The start of a series on writing.
Although I’ve drafted 15 scenes, some 12K words, for the sequel Shift Tense, I’m currently taking a cue from my other vocation and hammering out a coherent outline for the entire story.
You see, I went about my first novel all wrong: like a wagon wheel-sized movie reel spinning out of control, the story was coming out, scenes, dialogue, ideas piling up, slithering all around me as I drafted, created, edited, re-wrote, re-edited with only the vaguest notion of the end product. I spent two years scrambling to catch everything, do everything, all at once. I was making it up as I went along. It was frustrating and inefficient.
Now I know there are writers who insist they have no idea how their novels are going to turn out, Stephen King being one of them. Given his sales numbers, what do I know? But I’m convinced I need a system. Not a formula, mind you; a system to catch and organize all the raw material. If I can sort it intelligently with a consistent notion of where it fits, I can lay out the entire plot, then go back and polish it later. And, even better, I can recognize elements that might be poignant or cool, but don’t actually fit. They’re shelved for another story.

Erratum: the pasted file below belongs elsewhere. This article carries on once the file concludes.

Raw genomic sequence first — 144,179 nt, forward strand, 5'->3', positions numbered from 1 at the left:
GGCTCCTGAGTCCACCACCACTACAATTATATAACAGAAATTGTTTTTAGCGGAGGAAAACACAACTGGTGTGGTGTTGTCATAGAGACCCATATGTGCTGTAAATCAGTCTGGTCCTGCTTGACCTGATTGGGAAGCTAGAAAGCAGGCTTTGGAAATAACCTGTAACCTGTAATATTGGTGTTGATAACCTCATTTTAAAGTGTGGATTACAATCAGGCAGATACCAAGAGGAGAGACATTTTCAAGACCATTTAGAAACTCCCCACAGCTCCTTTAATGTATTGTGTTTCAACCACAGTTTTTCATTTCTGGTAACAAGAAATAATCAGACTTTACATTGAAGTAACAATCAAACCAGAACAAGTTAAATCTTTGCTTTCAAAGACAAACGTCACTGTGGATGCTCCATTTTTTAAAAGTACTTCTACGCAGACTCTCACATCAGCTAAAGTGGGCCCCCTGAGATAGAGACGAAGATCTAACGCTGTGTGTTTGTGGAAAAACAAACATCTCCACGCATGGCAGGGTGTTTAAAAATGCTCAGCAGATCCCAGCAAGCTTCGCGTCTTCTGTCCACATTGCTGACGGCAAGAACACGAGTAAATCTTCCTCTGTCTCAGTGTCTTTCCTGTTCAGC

The stained glass pattern sets all the design elements in place, not to mention the boundaries. After all, if I’m making a specific panel for a client, it has to fit in their window (or cabinet, or sidelight…) when finished. The specific colors and textures aren’t there yet, but I can get a sense of balance and proportion. I can determine if it’s going to work, and change things before too much time and material is spent.
So raise your coffee cups in a toast to the Learning Curve. Here’s hoping Shift Tense is as inspired and dynamic as Running Black, but finished faster without too many brain cramps, snapped pencils and muttered curses.